A Makibano Kids drummer plays a taiko drum during the 32nd Annual Japan Day festival at Misawa Air Base, Japan, April 6, 2019. This was one of 16 performance groups that traveled across the Aomori prefecture to attend the Japan Day event. (U.S. Air Force photo by Branden Yamada)

A Makibano Kids drummer plays a taiko drum during the 32nd Annual Japan Day festival at Misawa Air Base, Japan, April 6, 2019. This was one of 16 performance groups that traveled across the Aomori prefecture to attend the Japan Day event. (U.S. Air Force photo by Branden Yamada)

Kazumasa Taneichi, center left, the Misawa City mayor, and U.S. Air Force Col. Jason J. Cockrum, center right, the 35th Operations Group commander, cut the ribbon marking the beginning of the 32nd Annual Japan Day at Misawa Air Base, Japan, April 6, 2019. The Misawa International Club and Misawa AB leadership held their first Japan Day in 1988 to strengthen the community and share Japanese heritage. Conducting annual bilateral events reinforces the more than 60-year relationship that helps preserve peace and stability across the Indo-Pacific region. (U.S. Air Force photo by Branden Yamada)

Kazumasa Taneichi, center left, the Misawa City mayor, and U.S. Air Force Col. Jason J. Cockrum, center right, the 35th Operations Group commander, cut the ribbon marking the beginning of the 32nd Annual Japan Day at Misawa Air Base, Japan, April 6, 2019. The Misawa International Club and Misawa AB leadership held their first Japan Day in 1988 to strengthen the community and share Japanese heritage. Conducting annual bilateral events reinforces the more than 60-year relationship that helps preserve peace and stability across the Indo-Pacific region. (U.S. Air Force photo by Branden Yamada)

MISAWA AIR BASE, Japan --

The Misawa International Club and Misawa Air Base leadership held their first Japan Day in 1988 to strengthen the community and share Japanese heritage. Thirty-one years later, these sentiments remain as the base and community celebrated the event again on April 6.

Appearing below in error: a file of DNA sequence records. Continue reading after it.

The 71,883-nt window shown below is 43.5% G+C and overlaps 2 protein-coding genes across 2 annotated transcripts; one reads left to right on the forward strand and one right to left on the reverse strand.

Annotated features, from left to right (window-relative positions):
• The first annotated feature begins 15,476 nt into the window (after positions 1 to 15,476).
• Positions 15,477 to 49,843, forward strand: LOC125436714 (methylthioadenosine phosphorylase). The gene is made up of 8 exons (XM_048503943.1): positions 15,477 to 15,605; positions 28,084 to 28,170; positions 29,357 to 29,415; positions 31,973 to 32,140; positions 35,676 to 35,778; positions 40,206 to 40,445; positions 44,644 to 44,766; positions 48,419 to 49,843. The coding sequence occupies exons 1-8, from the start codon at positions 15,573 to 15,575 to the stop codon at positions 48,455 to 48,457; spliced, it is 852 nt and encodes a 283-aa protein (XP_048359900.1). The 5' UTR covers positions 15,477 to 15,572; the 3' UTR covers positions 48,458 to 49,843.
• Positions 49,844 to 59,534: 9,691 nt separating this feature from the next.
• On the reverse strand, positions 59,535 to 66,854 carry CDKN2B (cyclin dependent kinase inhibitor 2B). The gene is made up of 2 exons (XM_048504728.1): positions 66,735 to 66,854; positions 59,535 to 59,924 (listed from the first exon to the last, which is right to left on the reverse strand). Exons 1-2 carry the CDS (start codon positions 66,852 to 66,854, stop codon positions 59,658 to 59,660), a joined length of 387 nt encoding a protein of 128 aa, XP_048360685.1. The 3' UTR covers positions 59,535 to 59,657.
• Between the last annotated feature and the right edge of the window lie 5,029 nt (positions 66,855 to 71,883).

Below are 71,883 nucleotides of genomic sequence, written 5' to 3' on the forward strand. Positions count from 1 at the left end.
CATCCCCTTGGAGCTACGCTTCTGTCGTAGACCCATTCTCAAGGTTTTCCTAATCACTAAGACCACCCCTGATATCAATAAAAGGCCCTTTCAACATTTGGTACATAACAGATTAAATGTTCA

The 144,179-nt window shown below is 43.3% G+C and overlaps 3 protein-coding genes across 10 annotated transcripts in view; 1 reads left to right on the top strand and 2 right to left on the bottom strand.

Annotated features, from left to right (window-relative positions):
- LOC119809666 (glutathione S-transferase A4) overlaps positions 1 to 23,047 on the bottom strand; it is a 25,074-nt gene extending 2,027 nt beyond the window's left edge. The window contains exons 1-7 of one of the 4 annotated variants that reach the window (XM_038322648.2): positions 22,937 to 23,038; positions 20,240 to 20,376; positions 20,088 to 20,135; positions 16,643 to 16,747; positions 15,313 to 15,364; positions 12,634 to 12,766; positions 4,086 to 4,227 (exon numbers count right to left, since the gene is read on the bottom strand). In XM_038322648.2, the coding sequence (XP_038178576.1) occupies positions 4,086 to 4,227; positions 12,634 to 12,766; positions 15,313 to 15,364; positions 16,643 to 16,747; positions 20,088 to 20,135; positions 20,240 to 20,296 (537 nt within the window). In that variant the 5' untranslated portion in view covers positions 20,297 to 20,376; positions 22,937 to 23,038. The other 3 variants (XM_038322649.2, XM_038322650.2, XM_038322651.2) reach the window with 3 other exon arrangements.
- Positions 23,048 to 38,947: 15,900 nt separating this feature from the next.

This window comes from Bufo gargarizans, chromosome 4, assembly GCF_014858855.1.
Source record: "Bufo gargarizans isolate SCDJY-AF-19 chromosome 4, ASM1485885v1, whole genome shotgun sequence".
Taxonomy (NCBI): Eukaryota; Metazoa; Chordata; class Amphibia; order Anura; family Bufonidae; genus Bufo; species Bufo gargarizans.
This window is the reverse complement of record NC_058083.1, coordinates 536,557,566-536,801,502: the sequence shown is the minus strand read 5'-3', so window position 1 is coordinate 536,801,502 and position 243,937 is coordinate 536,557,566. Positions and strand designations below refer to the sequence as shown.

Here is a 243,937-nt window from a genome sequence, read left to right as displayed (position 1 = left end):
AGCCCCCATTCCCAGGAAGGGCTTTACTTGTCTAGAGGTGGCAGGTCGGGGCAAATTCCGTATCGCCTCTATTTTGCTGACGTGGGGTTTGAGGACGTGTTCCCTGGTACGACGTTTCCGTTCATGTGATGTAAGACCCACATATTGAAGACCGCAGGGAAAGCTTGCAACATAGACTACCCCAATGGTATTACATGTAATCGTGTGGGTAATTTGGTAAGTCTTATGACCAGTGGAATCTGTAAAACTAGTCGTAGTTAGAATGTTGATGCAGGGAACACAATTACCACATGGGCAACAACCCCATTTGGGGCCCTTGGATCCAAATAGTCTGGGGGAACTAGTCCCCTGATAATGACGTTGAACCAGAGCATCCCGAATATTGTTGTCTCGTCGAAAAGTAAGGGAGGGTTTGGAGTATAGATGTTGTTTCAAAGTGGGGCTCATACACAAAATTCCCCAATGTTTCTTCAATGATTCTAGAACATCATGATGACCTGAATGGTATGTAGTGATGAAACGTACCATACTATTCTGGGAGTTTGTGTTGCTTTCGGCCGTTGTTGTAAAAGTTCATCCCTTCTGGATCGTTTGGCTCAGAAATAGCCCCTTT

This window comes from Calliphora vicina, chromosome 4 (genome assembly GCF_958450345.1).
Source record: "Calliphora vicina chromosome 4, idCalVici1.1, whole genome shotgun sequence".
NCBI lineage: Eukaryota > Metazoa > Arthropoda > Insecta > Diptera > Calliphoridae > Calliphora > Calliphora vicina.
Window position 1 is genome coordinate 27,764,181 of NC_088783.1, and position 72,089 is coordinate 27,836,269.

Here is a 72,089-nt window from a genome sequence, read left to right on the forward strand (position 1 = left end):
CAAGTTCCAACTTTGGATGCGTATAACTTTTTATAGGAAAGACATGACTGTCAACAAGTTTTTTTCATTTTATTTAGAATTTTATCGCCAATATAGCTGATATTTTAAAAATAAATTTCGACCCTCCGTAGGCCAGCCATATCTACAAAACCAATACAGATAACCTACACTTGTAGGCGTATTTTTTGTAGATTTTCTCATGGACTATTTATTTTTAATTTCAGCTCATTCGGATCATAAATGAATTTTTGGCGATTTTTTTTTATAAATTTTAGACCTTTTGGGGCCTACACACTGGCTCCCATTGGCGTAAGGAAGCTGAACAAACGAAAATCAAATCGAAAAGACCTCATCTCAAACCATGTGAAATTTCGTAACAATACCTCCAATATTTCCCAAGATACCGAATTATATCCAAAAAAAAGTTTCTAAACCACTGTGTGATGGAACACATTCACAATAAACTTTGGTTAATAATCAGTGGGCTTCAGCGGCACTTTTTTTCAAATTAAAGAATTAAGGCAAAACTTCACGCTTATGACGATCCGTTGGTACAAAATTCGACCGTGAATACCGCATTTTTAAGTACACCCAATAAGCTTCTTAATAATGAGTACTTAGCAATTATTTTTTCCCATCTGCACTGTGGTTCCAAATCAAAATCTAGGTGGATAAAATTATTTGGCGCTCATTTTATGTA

Bilateral events like Japan Day reinforce the two countries' more than 60-year relationship, helping to preserve peace and stability across the Indo-Pacific region while providing people an occasion to connect with each other.

“I look forward to this event every year,” said Housei Kimura, a local Japanese volunteer. “It gives the local community the opportunity to showcase our wonderful Japanese culture with Team Misawa members.”

Sword fighting, taiko drums, koto string instructions, origami and local folk music performances are some of the various entertainment exhibits Airmen and their families took part in.

"I’m amazed at how much there is to the Japanese culture," expressed Kelly Toliver, a 35th Logistics Readiness Squadron vehicle management flight administrative specialist. "My kids enjoyed the Japanese schools taiko drums performance and ate the authentic Japanese food. It’s a rare treat that gave my children a better understanding of the culture."

With 19 stage shows, 34 displays and more than 180 Japanese performers, attendees experienced a variety of Japanese culture and activities.

"The goal is to bring the Japanese culture on base in one day," said Housei. "We have something for everyone; kids, families and individuals can all enjoy a piece of Japan.”

Japan Day continues to serve as one of many bilateral events Misawa Air Base holds each year, highlighting a strong tradition of sharing cultures and blending communities.